How You Will Crush a Windy Race

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You’ve trained really hard, you’re in great shape with a chance to run your best time or a Boston Qualifier, but there’s a giant wind situation predicted. How do you adjust?

First, throw a pity party, stomp your feet, maybe cry a little. Get it out. Things won’t be “perfect”.  Boo!!!! Womp, womp, womp!

Got it out? Good!

Ready to proceed to crush it anyway? GREAT.

First, forget about your time goal (but don’t toss it completely). Here’s what I want to know: what will a successful race look like to you?

Write that down. Maybe it's:

“The last 4 miles are my strongest of the whole race.” 

or

“I couldn’t have raced any smarter or pushed myself any harder.”

Cool, those are both good. Anything else? No rules here, but try to envision yourself at the finish totally satisfied. How’d you get there?

Next, it’s important to realize that people DO RUN WELL WHEN IT'S WINDY (or rainy or cold or hot). How?

They don’t view it as a negative!

Wind just IS. It’s a variable that you need to account for, but it’s not a negative or something that you need to overcome. And it’s definitely not something that you “fight”. Why? Because it will always win.

Here are 3 things you CAN DO to run well during a windy race: 

EVEN EFFORT

Manage your effort intelligently no matter what the conditions are. In a distance race, especially a marathon, this means running a very even, consistent effort. Your pace may fluctuate, but you’ll be most efficient and have more energy late in the race if you avoid fluctuations in energy expenditure. 

Adopting this strategy means you need to stay alert and react to what’s happening. So, if you turn a corner and smack into a headwind, you need to sense into your steady, consistent effort and simply maintain. A heart rate monitor can confirm your effort remains steady, but ideally this is something you can feel and will have honed through training.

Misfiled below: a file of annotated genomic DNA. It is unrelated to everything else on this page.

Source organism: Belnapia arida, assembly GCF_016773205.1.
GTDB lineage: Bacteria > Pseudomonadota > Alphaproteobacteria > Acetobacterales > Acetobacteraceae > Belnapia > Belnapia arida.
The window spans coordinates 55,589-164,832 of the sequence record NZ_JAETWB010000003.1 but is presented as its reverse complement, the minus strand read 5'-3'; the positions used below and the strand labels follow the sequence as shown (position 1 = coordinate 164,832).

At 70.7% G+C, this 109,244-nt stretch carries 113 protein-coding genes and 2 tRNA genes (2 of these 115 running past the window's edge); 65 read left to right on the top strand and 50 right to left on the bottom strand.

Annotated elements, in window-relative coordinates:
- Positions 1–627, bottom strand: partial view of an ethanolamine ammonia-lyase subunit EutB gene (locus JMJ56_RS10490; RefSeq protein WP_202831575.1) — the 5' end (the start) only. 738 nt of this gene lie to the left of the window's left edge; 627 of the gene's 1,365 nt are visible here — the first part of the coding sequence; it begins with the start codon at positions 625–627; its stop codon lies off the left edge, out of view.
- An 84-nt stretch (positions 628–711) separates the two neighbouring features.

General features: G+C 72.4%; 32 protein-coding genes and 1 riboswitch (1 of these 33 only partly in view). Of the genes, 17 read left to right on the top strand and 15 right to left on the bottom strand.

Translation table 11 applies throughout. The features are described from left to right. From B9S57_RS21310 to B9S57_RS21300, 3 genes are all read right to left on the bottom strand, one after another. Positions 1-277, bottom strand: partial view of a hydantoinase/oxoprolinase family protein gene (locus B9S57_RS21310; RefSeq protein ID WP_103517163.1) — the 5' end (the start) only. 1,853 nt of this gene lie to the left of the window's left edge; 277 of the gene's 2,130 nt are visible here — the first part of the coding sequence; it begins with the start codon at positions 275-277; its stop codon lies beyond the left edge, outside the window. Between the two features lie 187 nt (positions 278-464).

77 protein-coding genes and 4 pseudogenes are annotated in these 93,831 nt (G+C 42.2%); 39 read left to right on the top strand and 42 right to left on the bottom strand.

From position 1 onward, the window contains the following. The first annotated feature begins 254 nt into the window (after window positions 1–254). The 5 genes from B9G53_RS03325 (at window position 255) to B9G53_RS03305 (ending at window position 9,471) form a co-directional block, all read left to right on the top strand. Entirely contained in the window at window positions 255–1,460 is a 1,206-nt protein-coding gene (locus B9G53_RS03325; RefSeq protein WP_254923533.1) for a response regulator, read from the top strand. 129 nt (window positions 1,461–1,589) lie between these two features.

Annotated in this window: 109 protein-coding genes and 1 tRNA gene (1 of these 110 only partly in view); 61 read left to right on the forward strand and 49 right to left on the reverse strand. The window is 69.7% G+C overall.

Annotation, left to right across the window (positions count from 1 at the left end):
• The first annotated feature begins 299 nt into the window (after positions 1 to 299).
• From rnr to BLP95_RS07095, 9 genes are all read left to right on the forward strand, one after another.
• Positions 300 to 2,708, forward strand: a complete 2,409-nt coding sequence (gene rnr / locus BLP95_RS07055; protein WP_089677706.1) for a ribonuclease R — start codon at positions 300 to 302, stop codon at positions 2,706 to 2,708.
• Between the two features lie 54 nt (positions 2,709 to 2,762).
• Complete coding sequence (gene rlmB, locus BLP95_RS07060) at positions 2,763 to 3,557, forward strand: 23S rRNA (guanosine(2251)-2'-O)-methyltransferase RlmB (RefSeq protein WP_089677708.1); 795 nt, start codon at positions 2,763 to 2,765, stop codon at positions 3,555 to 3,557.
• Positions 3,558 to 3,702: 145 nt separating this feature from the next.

I always remind myself to 'relax into the wind' as the temptation to fight or push into it is often strong.

DRAFTING

Tactically, if at all possible, a great strategy is to tuck in and use other racers to shield yourself from the wind. Known as drafting, be advised that sometimes the ideal position may be to the side of another runner. 

 Cyclists know what I'm talking about - this is called an echelon formation.

Cyclists know what I'm talking about - this is called an echelon formation.

The protection you’d get from pack of runners is always more effective - and more ‘fair’ - than a single runner. Bonus feature: running in a group can actually give you energy as you’re all working together towards a common goal.

MINDSET

On a course like Philly that has a lot of turns I still think you can run a good time despite the wind, BUT that is not something you can directly control.

So let's not focus on time. Wind is going to affect your splits - some will be faster, some slower. And wind *may* impact your overall time, but remember that isn't what will make the day a success or not. Right? We talked about this earlier!

What you can control is your mental approach by remaining calm, consistent, and cheering yourself on. Focus on your ability to make good decisions in the moment so you can set yourself up for a strong finish and a satisfying result regardless of time.

Reframe your thoughts around wind. It is what you think it is. 

You think it sucks? You think you’ll run slow because of it? You hate it? You’re right.

Or will you be one of the athletes who crushes it despite the wind? Your call!

PS: For more marathon mindset tips, check out THIS article I wrote for Philly.com!